147 F3d 732 Hillside Enterprises Inc v. Continental Carlisle Incorporated a Hillside Enterprises
147 F.3d 732
HILLSIDE ENTERPRISES, INC., a Missouri general business
corporation, doing business as Hillside Vineyards, Plaintiff,
CONTINENTAL CARLISLE, INCORPORATED, Defendant--Appellee,
John A. Walsh, Movant--Appellant.
HILLSIDE ENTERPRISES, doing business as Hillside Vineyards,
Inc., a Missouri general business corporation,
CONTINENTAL CARLISLE, INCORPORATED, Defendant--Appellant.
John A. Walsh, Movant--Appellee.
Nos. 97-1904, 97-1907 and 97-1908.
United States Court of Appeals,
Argued April 16, 1998.
Decided June 23, 1998.
Rehearing Denied in No. 97-1904 July 23, 1998.
John A. Walsh, Jr., St. Louis, MO, argued, for Movant.
Jeffrey Fink, St. Louis, MO, argued (David Wells and Mark Sableman, on the brief), for Defendant Continental Carlisle, Inc.
Before McMILLIAN, BOWMAN,1 and MURPHY, Circuit Judges.
BOWMAN, Circuit Judge.
Hillside Enterprises and Continental Carlisle entered into a purchase agreement whereby Continental was to develop and manufacture, and Hillside was to purchase, a semi-disposable wine glass product. Hillside later sued Continental alleging a breach of the purchase agreement and misrepresentation. Continental counterclaimed, seeking to recover for shipments of the product already delivered to Hillside. On March 28, 1994, after a jury trial, the District Court entered a judgment for Hillside in the amount of $465,000.00 on its claims and a judgment for Continental in the amount of $164,948.17 on its counterclaim. We affirmed the judgments and ruled that Continental was entitled to prejudgment interest on its counterclaim. See Hillside Enter. v. Carlisle Corp., 69 F.3d 1410, 1416 (8th Cir.1995).
On April 5, 1994, seven days after the District Court entered the original judgments, Hillside and its counsel, John Walsh, executed an amendment to their original retainer agreement.2 The amendment changed Walsh's compensation from one-third, which was purportedly the amount provided for in the original agreement, to one-half of all sums recovered. On February 23, 1996, nearly two years after the trial, Walsh informed Continental for the first time that he was asserting an attorney's lien against Hillside's judgment pursuant to Missouri law. See Mo.Rev.Stat. § 484.140 (1987). On March 8, 1996, Walsh moved to impress his lien upon Hillside's judgment and claimed that his lien had priority over Continental's right to offset its judgment against Hillside's judgment. The District Court held that Walsh's attorney's lien had priority, but that the lien was limited to one-third pursuant to the purported original retainer agreement. The court further held that Continental was entitled to prejudgment interest only from the date on which Continental filed its counterclaim. Walsh then moved for reconsideration, requesting a ruling that his attorney's lien also included expenses he had incurred. The court denied Walsh's motion and held that the lien did not include such expenses.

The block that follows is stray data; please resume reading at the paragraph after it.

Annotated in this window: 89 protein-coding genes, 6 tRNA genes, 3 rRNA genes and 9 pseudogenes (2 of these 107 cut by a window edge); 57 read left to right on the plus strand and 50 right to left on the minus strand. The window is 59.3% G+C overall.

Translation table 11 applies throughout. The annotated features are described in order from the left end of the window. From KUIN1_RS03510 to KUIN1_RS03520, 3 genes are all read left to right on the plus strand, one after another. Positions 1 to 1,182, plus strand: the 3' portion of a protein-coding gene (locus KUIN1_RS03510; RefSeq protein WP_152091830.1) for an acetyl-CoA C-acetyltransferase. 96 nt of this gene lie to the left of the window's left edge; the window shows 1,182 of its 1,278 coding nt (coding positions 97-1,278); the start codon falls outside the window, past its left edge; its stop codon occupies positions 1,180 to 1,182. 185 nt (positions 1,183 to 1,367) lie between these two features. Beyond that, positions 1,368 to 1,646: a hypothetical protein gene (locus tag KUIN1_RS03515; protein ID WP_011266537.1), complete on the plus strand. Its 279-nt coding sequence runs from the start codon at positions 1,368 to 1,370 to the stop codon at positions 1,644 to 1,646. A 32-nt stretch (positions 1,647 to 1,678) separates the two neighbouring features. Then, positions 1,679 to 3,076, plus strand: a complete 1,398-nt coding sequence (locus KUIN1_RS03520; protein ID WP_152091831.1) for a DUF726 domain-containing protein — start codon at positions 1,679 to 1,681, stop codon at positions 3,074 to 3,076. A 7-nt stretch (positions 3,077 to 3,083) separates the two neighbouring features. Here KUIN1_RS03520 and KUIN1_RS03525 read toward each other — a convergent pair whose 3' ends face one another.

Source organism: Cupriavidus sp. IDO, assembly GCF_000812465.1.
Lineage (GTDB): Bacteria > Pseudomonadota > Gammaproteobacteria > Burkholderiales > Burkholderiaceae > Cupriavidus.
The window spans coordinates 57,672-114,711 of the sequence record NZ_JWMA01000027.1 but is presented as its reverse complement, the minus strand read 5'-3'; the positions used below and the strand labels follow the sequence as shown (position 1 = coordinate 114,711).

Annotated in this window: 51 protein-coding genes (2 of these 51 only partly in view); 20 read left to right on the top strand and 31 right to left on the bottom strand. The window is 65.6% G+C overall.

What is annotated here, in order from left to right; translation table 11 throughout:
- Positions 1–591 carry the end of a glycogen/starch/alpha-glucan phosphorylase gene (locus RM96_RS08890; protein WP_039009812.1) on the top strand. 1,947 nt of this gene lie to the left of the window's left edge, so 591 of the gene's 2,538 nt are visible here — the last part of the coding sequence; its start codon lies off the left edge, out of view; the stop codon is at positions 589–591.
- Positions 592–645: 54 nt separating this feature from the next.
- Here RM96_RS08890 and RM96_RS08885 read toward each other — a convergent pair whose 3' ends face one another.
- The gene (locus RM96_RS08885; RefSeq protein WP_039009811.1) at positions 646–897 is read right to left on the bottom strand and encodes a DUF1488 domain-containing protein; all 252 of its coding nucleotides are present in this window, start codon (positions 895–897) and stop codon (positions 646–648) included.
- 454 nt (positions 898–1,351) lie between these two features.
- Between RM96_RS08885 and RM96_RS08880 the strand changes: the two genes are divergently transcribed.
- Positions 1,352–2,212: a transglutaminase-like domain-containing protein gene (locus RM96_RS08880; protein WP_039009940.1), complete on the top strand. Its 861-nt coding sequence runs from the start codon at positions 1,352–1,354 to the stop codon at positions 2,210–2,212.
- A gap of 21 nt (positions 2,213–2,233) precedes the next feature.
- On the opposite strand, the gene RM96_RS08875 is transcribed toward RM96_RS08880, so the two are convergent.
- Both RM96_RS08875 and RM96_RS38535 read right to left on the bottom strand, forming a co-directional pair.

In this appeal, Walsh argues that he is entitled to a contingent fee of one-half and that his expenses should be included in the lien. Continental cross-appeals, claiming that it is entitled to prejudgment interest beginning thirty days after the date of each unpaid invoice, that Walsh has no valid attorney's lien, and that, if the lien is valid, Continental's right to set-off has priority.
We must first determine the date from which Continental is entitled to prejudgment interest. In our earlier opinion, we applied Oklahoma law and determined that Continental was entitled to prejudgment interest at the one and one-half percent rate set forth in the purchase agreement. See Hillside, 69 F.3d at 1416. On remand, the District Court awarded prejudgment interest starting from the date on which Continental filed its counterclaim. We review this award for abuse of discretion. See United States v. Feterl, 849 F.2d 354, 358 (8th Cir.1988).